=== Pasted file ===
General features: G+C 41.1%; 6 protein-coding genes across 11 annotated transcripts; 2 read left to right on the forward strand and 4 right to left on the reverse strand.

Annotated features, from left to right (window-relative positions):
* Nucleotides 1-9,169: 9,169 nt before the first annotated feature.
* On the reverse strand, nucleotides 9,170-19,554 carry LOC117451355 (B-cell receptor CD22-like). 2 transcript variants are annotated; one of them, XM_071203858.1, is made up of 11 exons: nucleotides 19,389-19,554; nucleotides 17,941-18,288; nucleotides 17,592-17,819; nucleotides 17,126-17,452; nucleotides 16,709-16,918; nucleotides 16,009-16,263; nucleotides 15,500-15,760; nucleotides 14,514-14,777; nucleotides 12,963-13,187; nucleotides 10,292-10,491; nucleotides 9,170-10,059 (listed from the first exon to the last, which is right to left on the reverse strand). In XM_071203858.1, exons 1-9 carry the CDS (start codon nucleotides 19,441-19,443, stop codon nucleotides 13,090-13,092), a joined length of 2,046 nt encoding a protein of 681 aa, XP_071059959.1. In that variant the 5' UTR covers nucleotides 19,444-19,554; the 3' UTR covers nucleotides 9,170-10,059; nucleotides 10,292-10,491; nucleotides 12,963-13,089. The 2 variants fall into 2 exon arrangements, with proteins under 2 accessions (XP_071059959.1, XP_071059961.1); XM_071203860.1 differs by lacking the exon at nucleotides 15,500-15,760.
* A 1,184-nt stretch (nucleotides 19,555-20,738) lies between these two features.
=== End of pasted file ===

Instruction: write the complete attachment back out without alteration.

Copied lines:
General features: G+C 41.1%; 6 protein-coding genes across 11 annotated transcripts; 2 read left to right on the forward strand and 4 right to left on the reverse strand.

Annotated features, from left to right (window-relative positions):
* Nucleotides 1-9,169: 9,169 nt before the first annotated feature.
* On the reverse strand, nucleotides 9,170-19,554 carry LOC117451355 (B-cell receptor CD22-like). 2 transcript variants are annotated; one of them, XM_071203858.1, is made up of 11 exons: nucleotides 19,389-19,554; nucleotides 17,941-18,288; nucleotides 17,592-17,819; nucleotides 17,126-17,452; nucleotides 16,709-16,918; nucleotides 16,009-16,263; nucleotides 15,500-15,760; nucleotides 14,514-14,777; nucleotides 12,963-13,187; nucleotides 10,292-10,491; nucleotides 9,170-10,059 (listed from the first exon to the last, which is right to left on the reverse strand). In XM_071203858.1, exons 1-9 carry the CDS (start codon nucleotides 19,441-19,443, stop codon nucleotides 13,090-13,092), a joined length of 2,046 nt encoding a protein of 681 aa, XP_071059959.1. In that variant the 5' UTR covers nucleotides 19,444-19,554; the 3' UTR covers nucleotides 9,170-10,059; nucleotides 10,292-10,491; nucleotides 12,963-13,089. The 2 variants fall into 2 exon arrangements, with proteins under 2 accessions (XP_071059959.1, XP_071059961.1); XM_071203860.1 differs by lacking the exon at nucleotides 15,500-15,760.
* A 1,184-nt stretch (nucleotides 19,555-20,738) lies between these two features.